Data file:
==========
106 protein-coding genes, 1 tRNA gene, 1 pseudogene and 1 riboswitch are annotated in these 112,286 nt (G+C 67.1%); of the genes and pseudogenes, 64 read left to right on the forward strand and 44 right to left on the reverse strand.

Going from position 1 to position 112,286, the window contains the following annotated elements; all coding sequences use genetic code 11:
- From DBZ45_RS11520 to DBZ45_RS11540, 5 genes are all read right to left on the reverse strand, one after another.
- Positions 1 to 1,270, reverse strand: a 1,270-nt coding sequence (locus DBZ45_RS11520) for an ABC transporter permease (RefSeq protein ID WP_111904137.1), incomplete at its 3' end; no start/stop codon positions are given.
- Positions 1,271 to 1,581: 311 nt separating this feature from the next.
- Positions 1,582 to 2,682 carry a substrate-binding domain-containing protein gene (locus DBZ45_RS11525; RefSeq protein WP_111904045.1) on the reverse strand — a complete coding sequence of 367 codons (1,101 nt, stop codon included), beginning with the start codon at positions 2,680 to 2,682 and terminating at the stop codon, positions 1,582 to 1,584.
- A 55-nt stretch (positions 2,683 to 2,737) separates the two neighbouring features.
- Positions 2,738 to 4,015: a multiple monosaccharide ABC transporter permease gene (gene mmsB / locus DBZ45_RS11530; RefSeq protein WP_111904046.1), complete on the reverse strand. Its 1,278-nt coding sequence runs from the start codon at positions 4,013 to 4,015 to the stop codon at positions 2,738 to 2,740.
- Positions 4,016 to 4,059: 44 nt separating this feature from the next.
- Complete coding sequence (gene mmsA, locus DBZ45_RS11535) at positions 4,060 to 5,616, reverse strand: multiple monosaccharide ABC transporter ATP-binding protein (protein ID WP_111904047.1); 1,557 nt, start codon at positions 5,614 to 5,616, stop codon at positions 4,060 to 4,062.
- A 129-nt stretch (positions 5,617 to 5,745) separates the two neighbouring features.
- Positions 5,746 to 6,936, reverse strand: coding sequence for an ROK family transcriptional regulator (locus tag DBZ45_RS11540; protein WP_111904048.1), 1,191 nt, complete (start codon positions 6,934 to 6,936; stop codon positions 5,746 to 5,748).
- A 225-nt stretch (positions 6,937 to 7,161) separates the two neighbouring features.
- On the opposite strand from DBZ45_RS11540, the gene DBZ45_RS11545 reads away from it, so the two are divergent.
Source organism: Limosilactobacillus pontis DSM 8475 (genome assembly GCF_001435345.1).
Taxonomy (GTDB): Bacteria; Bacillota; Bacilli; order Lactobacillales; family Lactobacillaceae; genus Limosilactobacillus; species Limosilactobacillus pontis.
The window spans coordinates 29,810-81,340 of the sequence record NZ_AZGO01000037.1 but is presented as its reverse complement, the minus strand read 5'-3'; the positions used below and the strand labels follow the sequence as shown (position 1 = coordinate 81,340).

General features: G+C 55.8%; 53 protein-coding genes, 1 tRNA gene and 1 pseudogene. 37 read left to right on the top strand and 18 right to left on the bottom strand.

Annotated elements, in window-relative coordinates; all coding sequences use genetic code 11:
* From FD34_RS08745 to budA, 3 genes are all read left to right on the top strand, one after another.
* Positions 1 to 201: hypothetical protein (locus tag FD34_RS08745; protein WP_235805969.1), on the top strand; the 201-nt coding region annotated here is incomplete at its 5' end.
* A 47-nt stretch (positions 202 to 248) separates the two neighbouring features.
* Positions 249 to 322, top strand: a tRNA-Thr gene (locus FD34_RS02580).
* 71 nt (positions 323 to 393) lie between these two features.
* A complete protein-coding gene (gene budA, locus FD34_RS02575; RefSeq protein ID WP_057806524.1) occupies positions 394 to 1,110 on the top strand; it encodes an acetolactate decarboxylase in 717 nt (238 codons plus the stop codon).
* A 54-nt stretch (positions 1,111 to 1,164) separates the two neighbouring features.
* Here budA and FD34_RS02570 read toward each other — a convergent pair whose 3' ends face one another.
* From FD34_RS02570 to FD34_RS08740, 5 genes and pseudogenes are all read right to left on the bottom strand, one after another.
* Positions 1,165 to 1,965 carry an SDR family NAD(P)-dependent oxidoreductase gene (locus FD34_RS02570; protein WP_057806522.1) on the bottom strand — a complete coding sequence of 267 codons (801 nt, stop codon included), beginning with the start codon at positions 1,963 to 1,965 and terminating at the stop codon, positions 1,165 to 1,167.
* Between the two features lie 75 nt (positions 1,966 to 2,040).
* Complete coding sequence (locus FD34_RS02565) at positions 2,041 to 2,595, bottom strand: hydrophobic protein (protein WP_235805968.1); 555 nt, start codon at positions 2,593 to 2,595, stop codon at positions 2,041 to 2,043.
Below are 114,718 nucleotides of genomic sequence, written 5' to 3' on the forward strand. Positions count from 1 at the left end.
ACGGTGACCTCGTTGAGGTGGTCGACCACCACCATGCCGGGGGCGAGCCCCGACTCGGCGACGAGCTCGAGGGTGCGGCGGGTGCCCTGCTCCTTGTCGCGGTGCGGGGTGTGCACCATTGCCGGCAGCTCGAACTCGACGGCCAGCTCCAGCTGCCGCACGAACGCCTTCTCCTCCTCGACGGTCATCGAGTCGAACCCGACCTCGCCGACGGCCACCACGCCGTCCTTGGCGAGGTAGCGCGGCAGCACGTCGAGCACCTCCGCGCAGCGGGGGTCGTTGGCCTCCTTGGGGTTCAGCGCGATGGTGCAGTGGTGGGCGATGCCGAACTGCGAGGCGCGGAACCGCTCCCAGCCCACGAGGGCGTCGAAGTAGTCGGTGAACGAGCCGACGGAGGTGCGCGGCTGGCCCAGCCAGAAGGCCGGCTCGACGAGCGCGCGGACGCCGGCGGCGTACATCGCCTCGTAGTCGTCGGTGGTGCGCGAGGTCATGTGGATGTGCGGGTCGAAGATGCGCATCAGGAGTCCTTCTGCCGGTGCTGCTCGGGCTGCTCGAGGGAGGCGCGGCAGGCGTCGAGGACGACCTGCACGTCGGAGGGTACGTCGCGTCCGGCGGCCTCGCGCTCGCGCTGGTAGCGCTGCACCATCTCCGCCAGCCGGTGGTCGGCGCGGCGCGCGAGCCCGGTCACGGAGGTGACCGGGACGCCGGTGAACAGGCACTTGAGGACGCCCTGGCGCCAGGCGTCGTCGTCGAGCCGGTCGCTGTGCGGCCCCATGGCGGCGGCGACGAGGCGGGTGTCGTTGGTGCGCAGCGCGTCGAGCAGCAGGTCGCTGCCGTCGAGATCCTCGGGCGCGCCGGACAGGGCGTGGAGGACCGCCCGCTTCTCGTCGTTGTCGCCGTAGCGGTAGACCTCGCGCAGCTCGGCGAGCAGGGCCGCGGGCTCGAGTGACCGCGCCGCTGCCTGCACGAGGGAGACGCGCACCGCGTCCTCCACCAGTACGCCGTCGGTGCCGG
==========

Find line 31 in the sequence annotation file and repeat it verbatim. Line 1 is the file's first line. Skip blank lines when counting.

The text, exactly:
* Complete coding sequence (locus FD34_RS02565) at positions 2,041 to 2,595, bottom strand: hydrophobic protein (protein WP_235805968.1); 555 nt, start codon at positions 2,593 to 2,595, stop codon at positions 2,041 to 2,043.